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Auckland House Requires improvement


Inspection carried out on 8 May 2019

During a routine inspection

About the service: Auckland House is a residential care home for people living with a learning disability, autistic spectrum disorder or mental health need. The service was a large home, bigger than most domestic style properties. It was registered to support up to eight people. Eight people were using the service at the time of the inspection. This service is larger than current best practice guidance. However, the size of the service having a negative impact on people was mitigated by the building design fitting into the residential area and the other large domestic homes of a similar size. There were no identifying signs, to indicate it was a care home. Staff did not wear anything that suggested they were care staff when coming and going with people.

People’s experience of using this service:

The outcomes for people did not fully reflect the principles and values of Registering the Right Support for the following reasons; people’s abilities, needs and mental capacity were not always assessed to ensure they had as much choice and control as possible. We have made a recommendation about the management of some medicines, reviewing current guidance and the application of the Mental Capacity Act (2005).

People told us they were safe at the service. Risk management required improvement to ensure risks to people had been identified and assessed. The Mental Capacity Act (2005) had not always been applied to decision making where appropriate.

Person centred care was promoted in the service and people experienced positive outcomes, however people’s support plans did not always reflect all their needs and goals to support the delivery of person centred care.

Quality assurance processes were in place but had not identified some of the concerns we found. The registered manager took prompt action to address these shortfalls and ensure actions for improvement were added to their action plan for the service.

There was a positive culture in the service and staff were supported through training, supervision and team meeting to provide effective care for people. People told us staff were kind and caring and were treated with dignity and respect.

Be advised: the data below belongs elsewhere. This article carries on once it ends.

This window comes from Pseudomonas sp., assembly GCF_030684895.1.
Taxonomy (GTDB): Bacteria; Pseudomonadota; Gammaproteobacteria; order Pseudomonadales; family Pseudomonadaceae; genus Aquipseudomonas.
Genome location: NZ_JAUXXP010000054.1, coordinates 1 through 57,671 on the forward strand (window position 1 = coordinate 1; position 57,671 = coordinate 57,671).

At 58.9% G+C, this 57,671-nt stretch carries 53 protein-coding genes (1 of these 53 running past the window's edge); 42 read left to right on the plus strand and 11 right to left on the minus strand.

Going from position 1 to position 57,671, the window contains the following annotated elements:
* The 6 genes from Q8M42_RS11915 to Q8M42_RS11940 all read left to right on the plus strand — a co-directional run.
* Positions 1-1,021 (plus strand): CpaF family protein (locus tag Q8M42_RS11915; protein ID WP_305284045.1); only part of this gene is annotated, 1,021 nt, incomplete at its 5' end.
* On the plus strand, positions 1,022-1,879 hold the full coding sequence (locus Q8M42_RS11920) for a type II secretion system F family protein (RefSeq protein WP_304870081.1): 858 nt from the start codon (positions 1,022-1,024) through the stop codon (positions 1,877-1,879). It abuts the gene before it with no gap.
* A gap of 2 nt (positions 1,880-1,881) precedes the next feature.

Rating at last inspection: This service was rated Good at the last inspection and the report was published on 21 October 2016.

Why we inspected: This was a planned inspection based on previous rating.

Follow up: We will follow up on our recommendations at the next scheduled inspection. We will continue to monitor the service through the information we receive.

For more details, please see the full report which is on the CQC website at

Inspection carried out on 13 September 2016

During a routine inspection

The inspection took place on the 13 September 2016 and was unannounced.

Auckland House provides care and accommodation for up to eight people. On the day of the

inspection eight people were living in the home. The service provides care for people with a learning


The manager had undertaken their interview with the Commission in August 2016 to be the registered manager, and they have been advised their certificate will be issued shortly. A registered manager is a person who has registered with the Care Quality Commission to manage the service. Like registered providers, they are ‘registered persons’. Registered persons have legal responsibility for meeting the requirements in the Health and Social Care Act 2008 and associated Regulations about how the service is run.

Following an inspection in July 2015 we asked the provider to take action to make improvements which related to records, notifications and quality assurance. At this inspection, we found the necessary improvements had been made.

The service provided good care and support to people allowing them to lead fulfilled and meaningful lives. The interactions between people and staff were positive. We heard and saw people laughing and smiling. People looked comfortable, relaxed and happy in their home and with the people they lived with. Relatives were welcomed into the home and had clearly formed positive and trusting relationships with the staff team.